Ayurveda Saves My Life
A rickshaw driver pedaled me through funky Durbar Square in Kathmandu, Nepal, into the winding alleys of Indrachowk, the oldest section of the city. We arrived at a modest one story faded brown cement building off of a small back street where Doctor Bajracharya maintained a practice. A slender, kind-looking man with alert eyes greeted me, Doctor Bajracharya. I told him that I was very sick, and in need of help, describing drinking from the river, the diarrhea, fever, chills, weight loss.
One of Nepal’s most distinguished natural doctors, Bajracharya practiced the 5,000 year old system of Ayurveda, the oldest medicinal system in the world. Ayurveda lies heavily on the use of medicinal plants to treat health disorders of all types. He asked me to lie down on a simple wooden examination table, laid a palm on the center of my abdomen, and paid close attention to my gurgling intestines. After a couple of minutes, Dr. Bajracharya withdrew his hand. “I will give you something that will stop this problem.”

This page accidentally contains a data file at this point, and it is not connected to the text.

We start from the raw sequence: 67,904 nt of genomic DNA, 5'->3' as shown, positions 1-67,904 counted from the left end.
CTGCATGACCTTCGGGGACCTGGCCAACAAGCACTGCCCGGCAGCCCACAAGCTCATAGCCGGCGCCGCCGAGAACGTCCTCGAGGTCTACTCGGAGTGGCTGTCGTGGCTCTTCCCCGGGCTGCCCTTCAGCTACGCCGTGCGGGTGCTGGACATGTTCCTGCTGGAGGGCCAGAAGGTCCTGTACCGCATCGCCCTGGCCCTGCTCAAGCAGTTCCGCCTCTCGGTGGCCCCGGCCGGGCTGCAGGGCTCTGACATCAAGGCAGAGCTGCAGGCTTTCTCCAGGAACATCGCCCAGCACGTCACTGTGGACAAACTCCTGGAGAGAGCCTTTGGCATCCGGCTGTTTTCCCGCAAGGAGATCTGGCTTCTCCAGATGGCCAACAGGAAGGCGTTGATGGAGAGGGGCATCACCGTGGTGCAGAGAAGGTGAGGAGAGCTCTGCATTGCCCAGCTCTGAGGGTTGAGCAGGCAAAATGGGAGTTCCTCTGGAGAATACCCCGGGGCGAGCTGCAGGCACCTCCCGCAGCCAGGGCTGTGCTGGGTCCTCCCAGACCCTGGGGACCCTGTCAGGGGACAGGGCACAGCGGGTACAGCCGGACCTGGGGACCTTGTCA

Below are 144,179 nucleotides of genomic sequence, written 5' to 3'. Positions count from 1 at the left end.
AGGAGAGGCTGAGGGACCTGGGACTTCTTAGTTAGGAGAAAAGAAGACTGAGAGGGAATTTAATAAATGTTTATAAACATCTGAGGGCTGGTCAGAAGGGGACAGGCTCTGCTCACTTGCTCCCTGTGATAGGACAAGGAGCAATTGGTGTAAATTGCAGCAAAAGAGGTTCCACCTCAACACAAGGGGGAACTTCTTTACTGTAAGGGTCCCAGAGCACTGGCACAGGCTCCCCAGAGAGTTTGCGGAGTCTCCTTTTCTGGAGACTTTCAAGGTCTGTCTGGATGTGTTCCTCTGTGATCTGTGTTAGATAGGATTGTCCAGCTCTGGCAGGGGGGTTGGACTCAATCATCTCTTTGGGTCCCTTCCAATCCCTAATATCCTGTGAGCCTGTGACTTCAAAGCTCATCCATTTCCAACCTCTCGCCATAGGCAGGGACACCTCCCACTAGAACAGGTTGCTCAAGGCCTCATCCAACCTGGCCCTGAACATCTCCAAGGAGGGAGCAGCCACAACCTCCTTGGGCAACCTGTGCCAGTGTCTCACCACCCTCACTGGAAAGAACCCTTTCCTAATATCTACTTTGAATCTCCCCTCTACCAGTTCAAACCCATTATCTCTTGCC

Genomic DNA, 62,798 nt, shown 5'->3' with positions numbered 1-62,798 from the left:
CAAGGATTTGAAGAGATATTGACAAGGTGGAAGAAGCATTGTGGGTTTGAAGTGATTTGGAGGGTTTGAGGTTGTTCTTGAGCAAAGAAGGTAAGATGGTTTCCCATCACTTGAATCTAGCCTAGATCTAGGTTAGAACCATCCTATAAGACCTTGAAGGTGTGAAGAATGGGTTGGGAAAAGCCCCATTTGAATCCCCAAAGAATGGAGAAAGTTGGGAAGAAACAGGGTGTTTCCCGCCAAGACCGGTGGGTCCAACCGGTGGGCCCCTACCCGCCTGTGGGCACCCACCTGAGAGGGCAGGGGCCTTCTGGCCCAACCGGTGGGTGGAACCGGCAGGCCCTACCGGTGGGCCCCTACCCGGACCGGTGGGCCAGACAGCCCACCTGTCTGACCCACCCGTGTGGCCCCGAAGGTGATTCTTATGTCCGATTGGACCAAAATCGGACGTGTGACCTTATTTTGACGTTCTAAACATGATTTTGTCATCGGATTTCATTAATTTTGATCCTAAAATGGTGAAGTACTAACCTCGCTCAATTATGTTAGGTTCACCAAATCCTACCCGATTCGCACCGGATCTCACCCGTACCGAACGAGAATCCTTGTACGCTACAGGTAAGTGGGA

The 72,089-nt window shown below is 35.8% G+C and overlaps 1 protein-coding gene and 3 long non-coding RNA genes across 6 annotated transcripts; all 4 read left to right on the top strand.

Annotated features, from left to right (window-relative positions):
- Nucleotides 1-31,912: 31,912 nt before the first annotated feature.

Bajracharya disappeared into an anteroom for about ten minutes, and emerged with a small paper bag filled with a chocolate colored powder, and an envelope containing brown pellets that resembled rabbit turds.
“Here is what you must do. Every meal, three times a day,” he poked the air with three slender fingers for emphasis “before you eat, mix a heaping teaspoon of this powder in a glass of water and drink it. Take three of these pills at the same time. Do this for nine days, and this problem will not come back. You will be completely rid of it.” I asked about the ingredients in the powder. “This contains burned conch shell, powdered very finely, and many different spices which grow around these mountains.”
And the pellets? “All herbs and spices, a very old formula. This is powerful for healing the digestive organs.”
Praying that the remedies might improve my condition even a little, I slowly made my way on unstable legs to the Blue Tibetan restaurant off Durbar Square, to take my first doses of the ayurvedic remedies and eat some lunch.